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I noticed a wobble in my back wheel while commuting in this morning. Broken spoke. Is this a problem that I should take care of before my 7 mile commute home, or can I pick up a spoke and repair it at home?

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lol, when I first read the title of this question, I read "Can I ride home with a broken spine?" –  Richard Rodriguez Aug 18 '11 at 0:33
    
If you have any sort of toolkit at all it's a good idea to carry an appropriate-sized spoke wrench (don't use one of those one-size-fits all circle things). Then, when a spoke breaks, you can loosen the spoke on the opposite side to reduce the wobble in the wheel. –  Daniel R Hicks Jul 7 at 15:42

7 Answers 7

up vote 41 down vote accepted

Yes you can ride home with a broken spoke. I'd probably unscrew the spoke from the nipple before doing so, so that it doesn't wobble around and get caught in other bits of the bike. Bike wheels are wonderful things that can easily put up with having a few spokes missing.

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Thanks for the fast answer! I'm about to try it an will tell you how it goes. I suspect the worst will be that it occasionally drags on my brakes. Will loosen those up. –  Precipitous Oct 6 '10 at 23:37
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No problems. If it's a road bike you can usually try flicking up the little lever on the brake caliper that makes taking the tyre out a bit easier. This gives the brakes more clearance and can avoid the drag. Just make sure you check that you can still lock up the brakes with the amount of movement you have left in the lever. –  deemar Oct 7 '10 at 0:46
    
totally agree, did it for 20km last Saturday. Take the spoke out and be a bit gentle. –  curtismchale Oct 7 '10 at 1:07
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If you can't unscrew, you can bend/wrap it around an adjacent spoke to keep it from getting caught in something else. If you have a spoke wrench, you can loosen the two spokes on either side to get the wheel closer to true. –  Gary.Ray Oct 7 '10 at 5:26
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@Precipitous: You should replace it though. It's not like you'll have trouble riding, but since the load distribution becomes worse, a broken spoke can lead to more spokes breaking. You'd be surprised how much more unstable a wheel with three broken spokes is. Anyway, you'll have to replace it eventually, and doing it sooner rather than later will mean less hassle in the end. –  Joren Oct 11 '10 at 3:19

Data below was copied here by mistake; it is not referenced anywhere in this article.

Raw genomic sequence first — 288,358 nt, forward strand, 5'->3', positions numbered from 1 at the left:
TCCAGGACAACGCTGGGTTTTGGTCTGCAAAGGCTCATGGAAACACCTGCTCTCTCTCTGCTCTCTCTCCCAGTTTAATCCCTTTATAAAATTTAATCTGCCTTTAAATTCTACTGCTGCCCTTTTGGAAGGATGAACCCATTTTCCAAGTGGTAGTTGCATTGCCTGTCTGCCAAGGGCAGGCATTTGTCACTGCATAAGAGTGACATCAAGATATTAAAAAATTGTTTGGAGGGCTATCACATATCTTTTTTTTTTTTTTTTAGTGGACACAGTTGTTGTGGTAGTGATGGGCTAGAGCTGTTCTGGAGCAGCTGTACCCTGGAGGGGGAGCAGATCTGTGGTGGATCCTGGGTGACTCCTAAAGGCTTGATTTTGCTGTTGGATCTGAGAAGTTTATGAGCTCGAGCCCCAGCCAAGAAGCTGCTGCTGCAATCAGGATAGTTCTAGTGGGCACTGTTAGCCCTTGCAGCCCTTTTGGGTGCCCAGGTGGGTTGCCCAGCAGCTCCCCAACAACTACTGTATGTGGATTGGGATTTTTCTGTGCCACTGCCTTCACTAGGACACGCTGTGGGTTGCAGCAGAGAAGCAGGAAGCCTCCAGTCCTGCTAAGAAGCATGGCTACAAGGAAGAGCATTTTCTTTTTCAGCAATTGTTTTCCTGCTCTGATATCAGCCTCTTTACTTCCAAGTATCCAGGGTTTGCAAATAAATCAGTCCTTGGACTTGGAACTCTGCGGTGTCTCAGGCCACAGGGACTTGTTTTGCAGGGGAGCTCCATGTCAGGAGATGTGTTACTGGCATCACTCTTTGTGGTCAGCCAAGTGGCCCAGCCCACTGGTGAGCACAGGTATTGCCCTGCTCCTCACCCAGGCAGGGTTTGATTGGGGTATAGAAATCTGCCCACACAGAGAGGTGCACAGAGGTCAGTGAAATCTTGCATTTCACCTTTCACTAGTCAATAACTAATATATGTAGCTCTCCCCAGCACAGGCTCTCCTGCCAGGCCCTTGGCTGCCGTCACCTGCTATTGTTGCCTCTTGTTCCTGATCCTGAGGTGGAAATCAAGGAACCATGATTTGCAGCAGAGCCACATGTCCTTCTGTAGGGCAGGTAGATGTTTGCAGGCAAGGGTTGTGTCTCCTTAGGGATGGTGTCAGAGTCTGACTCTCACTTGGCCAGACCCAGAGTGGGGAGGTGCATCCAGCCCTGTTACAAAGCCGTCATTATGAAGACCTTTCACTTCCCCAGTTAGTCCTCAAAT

You can even ride home with several broken spokes ; )

It's not exactly great for your wheels but if you take it easy (no jumps!) they'll be fine. I have done this many times without any permanent damage to my wheels. But do take Deemar's advice about unscrewing the spoke.

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without any VISIBLE permanent damage. The effort that a broken spoke no longer handles is distributed on the other spokes which get weaker. –  mouviciel Oct 7 '10 at 8:46
    
@mouviciel Fair call. Like I said, it's not great to do it, but it beats walking all the way home ; ) –  David HAust Oct 7 '10 at 22:22

I'm doing bicycle touring, and we do end up with broken spokes, with sometimes no place to fix it. I think the longest stretch was 120km in the South of Chile, on bad roads (gravel and dirt) with one and then two broken spokes. Even with the bicycle load (due to the luggage) the wheel handled that, although I've just been straightening it a bit from time to time.

So sure, you should be fine on a commuting bicycle with almost no load. Just take care of the bumps on the road (esp. when going on a sidewalk, if it's a shared one) as you might put pressure on the wheel which could bend a bit ==> the wheel could then touch the brakes if you don't have disks ones.

But don't wait too long. It's not because it's possible that it doesn't harm the rim to have broken spokes, eventhough I saw bikes in the Netherlands with quite a few broken spokes, still cycling and sometimes with 2 people on it! Crazy Dutch ;-)

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I rode a whole summer of commuting with a broken spoke. You'll be alright. :)

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While riding with broken spokes is possible, I have started to keep a pair of spare spokes taped down low on the seat tube mostly out of view. I typically only seems break spokes on the rear wheel and then on side away from the gears. So it's a quick fix to pull out the broken spoke and thread in a spare. The wheel is far truer that with the broken spoke. I only need this trick every two years or so and I feel a lot better riding on and then home.

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You've just been lucky, I suspect. The sprocket-side spokes are under more tension and are more apt to break than the other side. –  Daniel R Hicks Jul 7 at 15:40

You should be fine as long as you can secure that broken spoke to the nearest spoke either by twisting it around the good spoke, or securing it with a piece of duct tape or bandaid which all bikers should carry. As long as you're sure it won't get loose and get into the derailleur or brake. You can losen it up to make the twisting job easier, but that usually isn't necessary. Just take it easy on the ride home.

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I would say yes but your chancing running it through you liner and into your tube. If it's just one broken spoke and you don't have far to go, you can bend/wrap it around the spoke next to it. Just don't bounce around a lot.

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protected by freiheit Apr 9 '12 at 20:16

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